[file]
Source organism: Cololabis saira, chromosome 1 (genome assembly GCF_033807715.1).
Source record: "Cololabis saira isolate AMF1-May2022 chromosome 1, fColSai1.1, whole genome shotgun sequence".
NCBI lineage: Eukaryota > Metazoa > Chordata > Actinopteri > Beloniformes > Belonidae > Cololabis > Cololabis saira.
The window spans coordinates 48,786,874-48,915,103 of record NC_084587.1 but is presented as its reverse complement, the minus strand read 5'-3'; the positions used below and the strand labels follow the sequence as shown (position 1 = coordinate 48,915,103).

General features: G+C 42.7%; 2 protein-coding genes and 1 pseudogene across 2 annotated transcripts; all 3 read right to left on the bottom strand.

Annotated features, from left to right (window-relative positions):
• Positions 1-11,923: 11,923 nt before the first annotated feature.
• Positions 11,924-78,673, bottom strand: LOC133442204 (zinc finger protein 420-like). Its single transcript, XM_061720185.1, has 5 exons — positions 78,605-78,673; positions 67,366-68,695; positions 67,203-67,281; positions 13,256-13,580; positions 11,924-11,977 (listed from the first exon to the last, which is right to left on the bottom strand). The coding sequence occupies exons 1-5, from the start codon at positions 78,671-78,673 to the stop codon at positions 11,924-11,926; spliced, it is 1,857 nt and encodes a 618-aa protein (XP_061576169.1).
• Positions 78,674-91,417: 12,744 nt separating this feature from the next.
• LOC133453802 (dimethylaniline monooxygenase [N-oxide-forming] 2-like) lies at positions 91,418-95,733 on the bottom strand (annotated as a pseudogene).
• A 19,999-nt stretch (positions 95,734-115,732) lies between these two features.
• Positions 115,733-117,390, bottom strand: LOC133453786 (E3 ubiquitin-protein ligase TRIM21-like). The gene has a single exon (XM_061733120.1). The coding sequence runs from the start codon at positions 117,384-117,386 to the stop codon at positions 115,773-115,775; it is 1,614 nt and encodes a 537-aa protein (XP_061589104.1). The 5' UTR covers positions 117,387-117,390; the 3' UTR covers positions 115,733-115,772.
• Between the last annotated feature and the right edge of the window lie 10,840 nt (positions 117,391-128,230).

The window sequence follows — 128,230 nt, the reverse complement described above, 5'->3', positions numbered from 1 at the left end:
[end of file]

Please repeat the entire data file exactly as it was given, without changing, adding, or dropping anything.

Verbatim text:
Source organism: Cololabis saira, chromosome 1 (genome assembly GCF_033807715.1).
Source record: "Cololabis saira isolate AMF1-May2022 chromosome 1, fColSai1.1, whole genome shotgun sequence".
NCBI lineage: Eukaryota > Metazoa > Chordata > Actinopteri > Beloniformes > Belonidae > Cololabis > Cololabis saira.
The window spans coordinates 48,786,874-48,915,103 of record NC_084587.1 but is presented as its reverse complement, the minus strand read 5'-3'; the positions used below and the strand labels follow the sequence as shown (position 1 = coordinate 48,915,103).

General features: G+C 42.7%; 2 protein-coding genes and 1 pseudogene across 2 annotated transcripts; all 3 read right to left on the bottom strand.

Annotated features, from left to right (window-relative positions):
• Positions 1-11,923: 11,923 nt before the first annotated feature.
• Positions 11,924-78,673, bottom strand: LOC133442204 (zinc finger protein 420-like). Its single transcript, XM_061720185.1, has 5 exons — positions 78,605-78,673; positions 67,366-68,695; positions 67,203-67,281; positions 13,256-13,580; positions 11,924-11,977 (listed from the first exon to the last, which is right to left on the bottom strand). The coding sequence occupies exons 1-5, from the start codon at positions 78,671-78,673 to the stop codon at positions 11,924-11,926; spliced, it is 1,857 nt and encodes a 618-aa protein (XP_061576169.1).
• Positions 78,674-91,417: 12,744 nt separating this feature from the next.
• LOC133453802 (dimethylaniline monooxygenase [N-oxide-forming] 2-like) lies at positions 91,418-95,733 on the bottom strand (annotated as a pseudogene).
• A 19,999-nt stretch (positions 95,734-115,732) lies between these two features.
• Positions 115,733-117,390, bottom strand: LOC133453786 (E3 ubiquitin-protein ligase TRIM21-like). The gene has a single exon (XM_061733120.1). The coding sequence runs from the start codon at positions 117,384-117,386 to the stop codon at positions 115,773-115,775; it is 1,614 nt and encodes a 537-aa protein (XP_061589104.1). The 5' UTR covers positions 117,387-117,390; the 3' UTR covers positions 115,733-115,772.
• Between the last annotated feature and the right edge of the window lie 10,840 nt (positions 117,391-128,230).

The window sequence follows — 128,230 nt, the reverse complement described above, 5'->3', positions numbered from 1 at the left end: